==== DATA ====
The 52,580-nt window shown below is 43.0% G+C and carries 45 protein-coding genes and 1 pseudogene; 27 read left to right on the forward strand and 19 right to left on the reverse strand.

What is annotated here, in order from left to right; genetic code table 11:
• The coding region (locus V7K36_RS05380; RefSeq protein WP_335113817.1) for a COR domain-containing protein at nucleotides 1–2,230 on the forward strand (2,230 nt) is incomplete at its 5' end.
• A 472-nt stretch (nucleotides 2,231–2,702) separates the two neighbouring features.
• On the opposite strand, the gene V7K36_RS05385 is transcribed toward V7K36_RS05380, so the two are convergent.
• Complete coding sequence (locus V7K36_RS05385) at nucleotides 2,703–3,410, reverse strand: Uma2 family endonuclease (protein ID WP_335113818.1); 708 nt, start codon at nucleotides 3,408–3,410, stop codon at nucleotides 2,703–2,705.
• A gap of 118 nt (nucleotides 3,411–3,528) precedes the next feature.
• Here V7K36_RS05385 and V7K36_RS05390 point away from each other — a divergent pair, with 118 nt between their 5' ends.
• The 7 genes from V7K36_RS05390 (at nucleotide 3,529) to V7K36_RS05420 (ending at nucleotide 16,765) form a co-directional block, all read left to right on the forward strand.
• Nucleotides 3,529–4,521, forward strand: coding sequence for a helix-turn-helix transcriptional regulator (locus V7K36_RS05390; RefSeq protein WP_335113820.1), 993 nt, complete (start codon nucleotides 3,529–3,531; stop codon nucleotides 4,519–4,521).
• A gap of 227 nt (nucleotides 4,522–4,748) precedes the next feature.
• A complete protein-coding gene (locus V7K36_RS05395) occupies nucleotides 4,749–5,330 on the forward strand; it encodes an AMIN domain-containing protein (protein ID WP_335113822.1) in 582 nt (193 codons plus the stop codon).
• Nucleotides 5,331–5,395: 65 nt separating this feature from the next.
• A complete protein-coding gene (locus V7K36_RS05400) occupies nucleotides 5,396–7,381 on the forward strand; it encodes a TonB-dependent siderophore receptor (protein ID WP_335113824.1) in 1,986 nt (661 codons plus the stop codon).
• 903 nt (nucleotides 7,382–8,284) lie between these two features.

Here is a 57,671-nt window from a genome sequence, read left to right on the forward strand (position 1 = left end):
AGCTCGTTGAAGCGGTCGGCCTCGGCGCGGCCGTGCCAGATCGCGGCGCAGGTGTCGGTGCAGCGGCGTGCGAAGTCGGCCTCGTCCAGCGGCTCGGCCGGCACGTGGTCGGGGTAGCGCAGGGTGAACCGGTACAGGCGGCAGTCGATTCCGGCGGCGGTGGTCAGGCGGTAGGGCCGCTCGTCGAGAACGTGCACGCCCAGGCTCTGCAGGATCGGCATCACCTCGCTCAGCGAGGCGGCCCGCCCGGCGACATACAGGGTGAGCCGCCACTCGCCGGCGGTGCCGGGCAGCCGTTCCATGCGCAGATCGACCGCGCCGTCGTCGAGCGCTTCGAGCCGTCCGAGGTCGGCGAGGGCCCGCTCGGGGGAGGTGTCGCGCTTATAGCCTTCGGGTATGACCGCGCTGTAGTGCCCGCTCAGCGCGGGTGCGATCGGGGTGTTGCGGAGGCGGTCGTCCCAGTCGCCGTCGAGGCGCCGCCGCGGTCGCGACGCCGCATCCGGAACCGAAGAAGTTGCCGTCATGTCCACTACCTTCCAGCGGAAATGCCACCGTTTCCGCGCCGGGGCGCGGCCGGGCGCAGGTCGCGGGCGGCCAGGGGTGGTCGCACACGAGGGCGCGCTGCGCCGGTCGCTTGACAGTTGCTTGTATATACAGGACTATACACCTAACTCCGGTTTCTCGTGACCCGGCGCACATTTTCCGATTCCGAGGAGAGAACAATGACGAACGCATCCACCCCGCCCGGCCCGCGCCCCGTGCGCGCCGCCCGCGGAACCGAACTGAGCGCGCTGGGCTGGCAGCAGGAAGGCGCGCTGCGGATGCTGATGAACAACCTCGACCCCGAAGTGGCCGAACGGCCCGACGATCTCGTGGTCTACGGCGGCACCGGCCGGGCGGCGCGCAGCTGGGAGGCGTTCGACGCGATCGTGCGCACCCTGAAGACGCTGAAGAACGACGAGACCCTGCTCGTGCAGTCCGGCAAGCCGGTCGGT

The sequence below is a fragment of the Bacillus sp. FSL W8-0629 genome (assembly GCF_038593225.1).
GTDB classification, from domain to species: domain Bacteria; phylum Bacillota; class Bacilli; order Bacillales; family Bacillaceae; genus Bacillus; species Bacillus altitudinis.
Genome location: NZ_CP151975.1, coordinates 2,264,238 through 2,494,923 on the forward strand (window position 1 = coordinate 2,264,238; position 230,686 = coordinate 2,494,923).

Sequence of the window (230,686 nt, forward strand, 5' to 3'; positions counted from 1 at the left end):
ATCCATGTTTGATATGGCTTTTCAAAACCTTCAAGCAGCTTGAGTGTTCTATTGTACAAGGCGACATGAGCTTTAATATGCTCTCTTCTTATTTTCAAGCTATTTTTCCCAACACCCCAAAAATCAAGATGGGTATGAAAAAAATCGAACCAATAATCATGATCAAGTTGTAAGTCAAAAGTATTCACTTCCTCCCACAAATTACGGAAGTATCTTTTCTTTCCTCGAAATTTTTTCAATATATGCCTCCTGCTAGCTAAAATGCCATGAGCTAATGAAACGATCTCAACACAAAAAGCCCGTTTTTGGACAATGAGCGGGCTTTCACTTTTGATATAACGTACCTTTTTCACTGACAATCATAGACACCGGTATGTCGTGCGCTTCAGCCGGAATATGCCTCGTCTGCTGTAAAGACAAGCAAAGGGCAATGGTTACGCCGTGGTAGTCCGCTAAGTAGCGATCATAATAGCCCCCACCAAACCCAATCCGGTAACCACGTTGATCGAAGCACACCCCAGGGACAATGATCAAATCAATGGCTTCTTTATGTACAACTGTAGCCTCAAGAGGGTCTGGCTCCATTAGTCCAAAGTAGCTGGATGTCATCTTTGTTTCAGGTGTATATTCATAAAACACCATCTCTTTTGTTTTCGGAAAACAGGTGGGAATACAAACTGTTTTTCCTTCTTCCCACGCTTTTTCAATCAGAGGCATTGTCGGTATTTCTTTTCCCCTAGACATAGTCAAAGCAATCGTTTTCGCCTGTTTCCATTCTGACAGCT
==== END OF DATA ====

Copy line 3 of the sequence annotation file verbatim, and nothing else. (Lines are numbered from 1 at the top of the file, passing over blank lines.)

• The coding region (locus V7K36_RS05380; RefSeq protein WP_335113817.1) for a COR domain-containing protein at nucleotides 1–2,230 on the forward strand (2,230 nt) is incomplete at its 5' end.